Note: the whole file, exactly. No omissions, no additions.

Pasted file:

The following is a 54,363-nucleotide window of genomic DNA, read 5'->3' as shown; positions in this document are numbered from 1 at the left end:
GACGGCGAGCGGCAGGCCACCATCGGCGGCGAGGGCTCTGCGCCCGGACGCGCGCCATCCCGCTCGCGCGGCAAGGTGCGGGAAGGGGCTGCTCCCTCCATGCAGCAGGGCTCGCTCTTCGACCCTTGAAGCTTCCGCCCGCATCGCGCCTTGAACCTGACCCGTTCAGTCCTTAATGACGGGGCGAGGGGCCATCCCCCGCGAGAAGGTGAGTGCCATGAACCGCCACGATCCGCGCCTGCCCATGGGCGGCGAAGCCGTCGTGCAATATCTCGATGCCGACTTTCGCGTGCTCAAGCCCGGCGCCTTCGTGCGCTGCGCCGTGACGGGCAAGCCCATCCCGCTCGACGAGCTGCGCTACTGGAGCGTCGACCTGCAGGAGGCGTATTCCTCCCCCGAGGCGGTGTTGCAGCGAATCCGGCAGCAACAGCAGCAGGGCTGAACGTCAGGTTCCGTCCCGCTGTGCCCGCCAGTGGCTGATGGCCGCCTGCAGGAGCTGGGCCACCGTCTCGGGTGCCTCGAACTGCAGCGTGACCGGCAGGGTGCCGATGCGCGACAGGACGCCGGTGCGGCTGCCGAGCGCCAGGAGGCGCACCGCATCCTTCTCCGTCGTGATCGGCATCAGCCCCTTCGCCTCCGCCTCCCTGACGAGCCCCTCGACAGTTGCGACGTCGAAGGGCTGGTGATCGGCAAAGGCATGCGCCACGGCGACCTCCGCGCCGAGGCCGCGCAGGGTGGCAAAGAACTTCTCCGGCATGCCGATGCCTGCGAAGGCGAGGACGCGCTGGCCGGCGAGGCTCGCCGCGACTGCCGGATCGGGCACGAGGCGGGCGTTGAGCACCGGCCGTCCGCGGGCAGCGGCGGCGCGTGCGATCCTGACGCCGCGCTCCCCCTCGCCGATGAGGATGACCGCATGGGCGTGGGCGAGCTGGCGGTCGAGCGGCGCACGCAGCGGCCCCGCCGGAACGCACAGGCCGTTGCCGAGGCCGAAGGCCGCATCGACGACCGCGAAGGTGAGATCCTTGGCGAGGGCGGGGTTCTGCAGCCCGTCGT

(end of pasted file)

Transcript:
The following is a 54,363-nucleotide window of genomic DNA, read 5'->3' as shown; positions in this document are numbered from 1 at the left end:
GACGGCGAGCGGCAGGCCACCATCGGCGGCGAGGGCTCTGCGCCCGGACGCGCGCCATCCCGCTCGCGCGGCAAGGTGCGGGAAGGGGCTGCTCCCTCCATGCAGCAGGGCTCGCTCTTCGACCCTTGAAGCTTCCGCCCGCATCGCGCCTTGAACCTGACCCGTTCAGTCCTTAATGACGGGGCGAGGGGCCATCCCCCGCGAGAAGGTGAGTGCCATGAACCGCCACGATCCGCGCCTGCCCATGGGCGGCGAAGCCGTCGTGCAATATCTCGATGCCGACTTTCGCGTGCTCAAGCCCGGCGCCTTCGTGCGCTGCGCCGTGACGGGCAAGCCCATCCCGCTCGACGAGCTGCGCTACTGGAGCGTCGACCTGCAGGAGGCGTATTCCTCCCCCGAGGCGGTGTTGCAGCGAATCCGGCAGCAACAGCAGCAGGGCTGAACGTCAGGTTCCGTCCCGCTGTGCCCGCCAGTGGCTGATGGCCGCCTGCAGGAGCTGGGCCACCGTCTCGGGTGCCTCGAACTGCAGCGTGACCGGCAGGGTGCCGATGCGCGACAGGACGCCGGTGCGGCTGCCGAGCGCCAGGAGGCGCACCGCATCCTTCTCCGTCGTGATCGGCATCAGCCCCTTCGCCTCCGCCTCCCTGACGAGCCCCTCGACAGTTGCGACGTCGAAGGGCTGGTGATCGGCAAAGGCATGCGCCACGGCGACCTCCGCGCCGAGGCCGCGCAGGGTGGCAAAGAACTTCTCCGGCATGCCGATGCCTGCGAAGGCGAGGACGCGCTGGCCGGCGAGGCTCGCCGCGACTGCCGGATCGGGCACGAGGCGGGCGTTGAGCACCGGCCGTCCGCGGGCAGCGGCGGCGCGTGCGATCCTGACGCCGCGCTCCCCCTCGCCGATGAGGATGACCGCATGGGCGTGGGCGAGCTGGCGGTCGAGCGGCGCACGCAGCGGCCCCGCCGGAACGCACAGGCCGTTGCCGAGGCCGAAGGCCGCATCGACGACCGCGAAGGTGAGATCCTTGGCGAGGGCGGGGTTCTGCAGCCCGTCGT